By Mike Masnick
Oh boy. Today in Streisanding, we’ve got a lawsuit filed by Adam Miller, a faith healer, against Stephanie Guttormson, supposedly over claims of copyright infringement and defamation, though neither claim holds up under much scrutiny. Instead, this looks like a typical SLAPP suit, in which Miller is upset about a video that mocks him and his faith healing and decides to sue over it. Enter Stresiand Effect. The video is currently up, and the view count is rapidly escalating. At the time the lawsuit was filed (according to the lawsuit) it had about 1,500 views. Now it’s much more:
[cbc_video id=”93137″ volume=”30″ width=”640″ aspect_ratio=”16×9″ autoplay=”0″ controls=”1″]
There’s nothing too surprising in the video, but it basically uses one of Miller’s own promotional videos and intersperses some commentary and criticism. The lawsuit… is… well… a joke. First, he claims copyright infringement, though this is pretty obviously fair use. It’s being used for criticism and commentary, and in order to make that work, it needs to show clips of the video. Miller’s lawyer tries, weakly, to present a few arguments to try to get around fair use, including arguing that it’s commercial use. Of course, as we keep repeating, commercial use does not mean that you can’t have fair use. Tons of fair use involves commercial use. And, even given that, it’s ridiculous to argue that this is “commercial use.” The best the lawsuit can do is claim that the inclusion at the end of the video of a couple of “advertisements” makes it commercial. That, alone, probably isn’t even enough to claim this is “commercial use,” (which is generally more about selling the actual work or directly profiting). Plus, it’s not even accurate. The “advertisements” aren’t really advertisements at all, but rather a friendly acknowledgement of who sent her the video, with a link to that guy’s own website and audio bookstore, with a mention that Guttormson appears on that guy’s podcast every so often.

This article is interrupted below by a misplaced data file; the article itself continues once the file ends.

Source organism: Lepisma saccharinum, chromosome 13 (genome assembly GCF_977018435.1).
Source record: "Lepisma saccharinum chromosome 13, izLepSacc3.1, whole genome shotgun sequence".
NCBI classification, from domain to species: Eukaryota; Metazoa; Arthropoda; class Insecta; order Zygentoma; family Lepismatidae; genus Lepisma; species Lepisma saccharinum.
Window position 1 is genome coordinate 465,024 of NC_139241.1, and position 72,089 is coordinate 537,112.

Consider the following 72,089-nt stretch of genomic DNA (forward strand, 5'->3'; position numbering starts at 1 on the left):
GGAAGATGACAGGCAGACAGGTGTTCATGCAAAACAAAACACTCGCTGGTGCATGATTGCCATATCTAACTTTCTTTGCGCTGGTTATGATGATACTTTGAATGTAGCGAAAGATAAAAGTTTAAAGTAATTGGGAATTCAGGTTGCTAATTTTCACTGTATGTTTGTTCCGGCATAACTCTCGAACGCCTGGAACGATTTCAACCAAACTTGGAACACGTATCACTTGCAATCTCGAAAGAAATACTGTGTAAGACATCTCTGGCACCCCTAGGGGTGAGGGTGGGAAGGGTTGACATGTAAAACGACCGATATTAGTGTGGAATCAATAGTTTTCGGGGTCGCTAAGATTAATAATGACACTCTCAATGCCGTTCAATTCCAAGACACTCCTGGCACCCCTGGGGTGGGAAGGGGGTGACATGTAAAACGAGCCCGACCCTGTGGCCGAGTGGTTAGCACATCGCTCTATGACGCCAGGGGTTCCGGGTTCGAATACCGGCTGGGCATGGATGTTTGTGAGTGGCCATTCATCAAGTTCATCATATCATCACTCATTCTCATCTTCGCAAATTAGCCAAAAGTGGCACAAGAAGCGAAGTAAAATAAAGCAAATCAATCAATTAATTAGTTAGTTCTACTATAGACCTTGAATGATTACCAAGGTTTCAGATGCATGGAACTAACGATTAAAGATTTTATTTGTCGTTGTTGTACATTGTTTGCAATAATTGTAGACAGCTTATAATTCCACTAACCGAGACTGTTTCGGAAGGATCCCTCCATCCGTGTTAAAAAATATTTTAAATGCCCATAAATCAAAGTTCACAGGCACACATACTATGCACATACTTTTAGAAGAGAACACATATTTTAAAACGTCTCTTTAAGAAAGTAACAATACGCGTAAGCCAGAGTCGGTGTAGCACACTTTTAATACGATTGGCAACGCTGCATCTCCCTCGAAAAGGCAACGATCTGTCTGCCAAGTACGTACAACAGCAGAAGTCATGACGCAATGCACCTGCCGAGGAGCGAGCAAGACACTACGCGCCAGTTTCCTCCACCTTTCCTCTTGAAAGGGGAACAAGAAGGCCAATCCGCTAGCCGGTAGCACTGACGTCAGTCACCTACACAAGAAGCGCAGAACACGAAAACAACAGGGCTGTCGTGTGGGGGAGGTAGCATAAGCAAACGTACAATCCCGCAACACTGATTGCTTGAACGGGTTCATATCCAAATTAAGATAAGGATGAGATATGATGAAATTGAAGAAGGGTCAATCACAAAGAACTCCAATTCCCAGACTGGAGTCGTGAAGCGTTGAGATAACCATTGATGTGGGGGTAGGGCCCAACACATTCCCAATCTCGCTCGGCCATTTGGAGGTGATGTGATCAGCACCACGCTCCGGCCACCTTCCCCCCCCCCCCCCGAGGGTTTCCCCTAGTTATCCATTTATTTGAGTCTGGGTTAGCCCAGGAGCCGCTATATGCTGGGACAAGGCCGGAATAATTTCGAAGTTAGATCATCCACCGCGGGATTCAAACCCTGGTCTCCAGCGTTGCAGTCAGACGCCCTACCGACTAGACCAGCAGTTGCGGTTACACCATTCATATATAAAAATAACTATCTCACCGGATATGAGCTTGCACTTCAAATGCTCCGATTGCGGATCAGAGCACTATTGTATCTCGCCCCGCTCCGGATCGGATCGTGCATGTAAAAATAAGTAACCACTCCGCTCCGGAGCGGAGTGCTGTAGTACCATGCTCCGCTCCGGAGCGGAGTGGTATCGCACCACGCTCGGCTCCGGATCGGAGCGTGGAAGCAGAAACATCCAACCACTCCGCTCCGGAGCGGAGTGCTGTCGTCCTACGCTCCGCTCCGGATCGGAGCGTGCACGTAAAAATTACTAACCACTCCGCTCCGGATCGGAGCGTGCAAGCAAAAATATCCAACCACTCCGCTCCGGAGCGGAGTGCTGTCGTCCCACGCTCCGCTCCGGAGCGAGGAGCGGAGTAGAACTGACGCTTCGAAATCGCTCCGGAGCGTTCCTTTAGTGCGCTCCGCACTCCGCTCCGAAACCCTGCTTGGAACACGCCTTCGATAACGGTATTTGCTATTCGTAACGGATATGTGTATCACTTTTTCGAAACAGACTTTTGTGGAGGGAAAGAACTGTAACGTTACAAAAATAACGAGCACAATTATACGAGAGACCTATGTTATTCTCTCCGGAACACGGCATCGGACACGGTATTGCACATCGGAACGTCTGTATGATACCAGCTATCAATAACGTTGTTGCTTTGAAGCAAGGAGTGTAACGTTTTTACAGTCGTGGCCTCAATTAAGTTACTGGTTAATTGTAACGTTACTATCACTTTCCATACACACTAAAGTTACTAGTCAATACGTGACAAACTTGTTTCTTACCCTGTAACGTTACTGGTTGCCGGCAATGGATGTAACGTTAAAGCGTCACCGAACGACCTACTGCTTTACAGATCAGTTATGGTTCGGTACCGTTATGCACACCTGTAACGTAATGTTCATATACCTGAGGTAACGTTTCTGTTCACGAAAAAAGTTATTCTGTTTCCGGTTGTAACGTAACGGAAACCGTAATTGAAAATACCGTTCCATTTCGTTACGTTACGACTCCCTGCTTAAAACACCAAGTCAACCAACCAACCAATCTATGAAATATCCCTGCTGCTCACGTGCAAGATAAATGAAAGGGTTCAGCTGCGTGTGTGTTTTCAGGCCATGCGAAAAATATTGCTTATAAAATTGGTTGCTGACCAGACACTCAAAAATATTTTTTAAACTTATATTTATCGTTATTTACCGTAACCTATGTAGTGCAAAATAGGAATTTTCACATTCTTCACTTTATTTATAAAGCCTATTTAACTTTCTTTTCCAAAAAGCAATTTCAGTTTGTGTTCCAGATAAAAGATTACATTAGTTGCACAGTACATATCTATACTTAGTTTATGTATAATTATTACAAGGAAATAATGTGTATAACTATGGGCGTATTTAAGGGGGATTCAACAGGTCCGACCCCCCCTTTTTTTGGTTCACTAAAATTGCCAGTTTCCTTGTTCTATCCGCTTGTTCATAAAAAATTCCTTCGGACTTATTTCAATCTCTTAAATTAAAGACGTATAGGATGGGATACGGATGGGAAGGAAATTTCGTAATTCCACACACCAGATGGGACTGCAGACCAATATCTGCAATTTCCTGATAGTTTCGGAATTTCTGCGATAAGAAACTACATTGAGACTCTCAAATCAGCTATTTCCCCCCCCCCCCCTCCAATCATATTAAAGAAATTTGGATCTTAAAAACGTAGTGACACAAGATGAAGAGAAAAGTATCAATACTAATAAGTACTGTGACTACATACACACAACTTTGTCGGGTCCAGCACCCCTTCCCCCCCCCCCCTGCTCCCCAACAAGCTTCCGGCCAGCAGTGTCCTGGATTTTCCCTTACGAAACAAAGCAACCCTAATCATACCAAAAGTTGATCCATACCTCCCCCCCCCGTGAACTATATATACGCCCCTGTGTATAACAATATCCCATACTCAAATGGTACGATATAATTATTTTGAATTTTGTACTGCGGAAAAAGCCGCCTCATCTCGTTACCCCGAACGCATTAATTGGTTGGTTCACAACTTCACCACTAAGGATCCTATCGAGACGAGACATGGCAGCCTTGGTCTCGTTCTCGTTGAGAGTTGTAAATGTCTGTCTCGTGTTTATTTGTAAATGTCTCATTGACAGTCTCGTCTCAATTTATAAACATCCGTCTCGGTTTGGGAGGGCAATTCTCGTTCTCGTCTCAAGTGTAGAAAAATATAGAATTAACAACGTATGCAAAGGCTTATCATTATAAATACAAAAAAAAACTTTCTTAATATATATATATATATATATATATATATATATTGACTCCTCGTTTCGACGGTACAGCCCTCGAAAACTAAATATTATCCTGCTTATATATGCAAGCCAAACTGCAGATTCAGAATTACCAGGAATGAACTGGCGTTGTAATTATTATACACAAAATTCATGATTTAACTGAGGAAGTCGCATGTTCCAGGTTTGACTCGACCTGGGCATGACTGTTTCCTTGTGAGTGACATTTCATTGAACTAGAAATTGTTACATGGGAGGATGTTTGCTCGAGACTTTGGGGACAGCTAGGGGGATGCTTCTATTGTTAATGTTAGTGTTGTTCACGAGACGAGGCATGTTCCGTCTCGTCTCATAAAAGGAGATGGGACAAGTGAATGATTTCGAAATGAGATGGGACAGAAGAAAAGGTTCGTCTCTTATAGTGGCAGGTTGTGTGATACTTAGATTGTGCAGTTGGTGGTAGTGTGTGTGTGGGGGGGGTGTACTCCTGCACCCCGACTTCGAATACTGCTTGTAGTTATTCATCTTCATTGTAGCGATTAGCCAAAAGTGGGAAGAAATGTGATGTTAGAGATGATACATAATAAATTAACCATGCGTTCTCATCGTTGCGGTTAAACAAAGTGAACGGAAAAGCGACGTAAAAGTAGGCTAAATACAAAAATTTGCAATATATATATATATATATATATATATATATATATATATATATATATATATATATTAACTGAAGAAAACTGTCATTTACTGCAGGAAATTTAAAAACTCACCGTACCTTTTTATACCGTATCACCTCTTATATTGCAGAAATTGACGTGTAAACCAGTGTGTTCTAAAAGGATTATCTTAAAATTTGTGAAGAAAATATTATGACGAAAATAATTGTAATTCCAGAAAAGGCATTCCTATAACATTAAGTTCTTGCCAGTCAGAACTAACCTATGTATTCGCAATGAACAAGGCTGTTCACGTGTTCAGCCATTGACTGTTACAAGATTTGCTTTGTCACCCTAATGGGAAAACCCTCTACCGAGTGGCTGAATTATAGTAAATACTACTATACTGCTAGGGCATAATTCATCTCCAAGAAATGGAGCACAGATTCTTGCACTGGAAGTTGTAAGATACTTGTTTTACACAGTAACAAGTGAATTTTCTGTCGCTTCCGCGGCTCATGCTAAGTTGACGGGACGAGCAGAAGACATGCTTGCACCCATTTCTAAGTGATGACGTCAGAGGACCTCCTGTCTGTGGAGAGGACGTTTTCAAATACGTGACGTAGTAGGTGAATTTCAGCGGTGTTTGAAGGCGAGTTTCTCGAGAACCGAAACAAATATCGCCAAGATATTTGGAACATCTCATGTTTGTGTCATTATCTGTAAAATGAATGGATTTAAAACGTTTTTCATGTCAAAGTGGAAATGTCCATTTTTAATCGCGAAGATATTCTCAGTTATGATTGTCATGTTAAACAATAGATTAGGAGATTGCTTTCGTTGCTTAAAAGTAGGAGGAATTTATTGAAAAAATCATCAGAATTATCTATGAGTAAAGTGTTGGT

The lawsuit also claims too much of the original video was used, but there’s little evidence to support that. Guttormson comments on basically every clip in the video, so it’s hard to see how she’s using “more of the original work than was necessary” as the lawsuit claims.
The lawsuit also alleges, as part of the copyright claim, that “Guttormson is liable for the actual harm caused to Mr. Miller as a result of Guttormson’s infringement and statutory damages.” That’s an interesting claim, but completely bullshit in the copyright context. The “actual harm” has to be over the copyright. Unless there was “actual harm” in Miller no longer being able to license/sell that video to a third party because they felt they could see it all for free through Guttormson’s video (a crazy claim), then there’s no actual harm. If the commentary in Guttormson’s video, which mocks Miller’s wacky faith healing nonsense, created “actual harm,” well, that’s not a copyright issue and is unrelated to any copyright claim.
Read the full article by clicking the name of the source located below.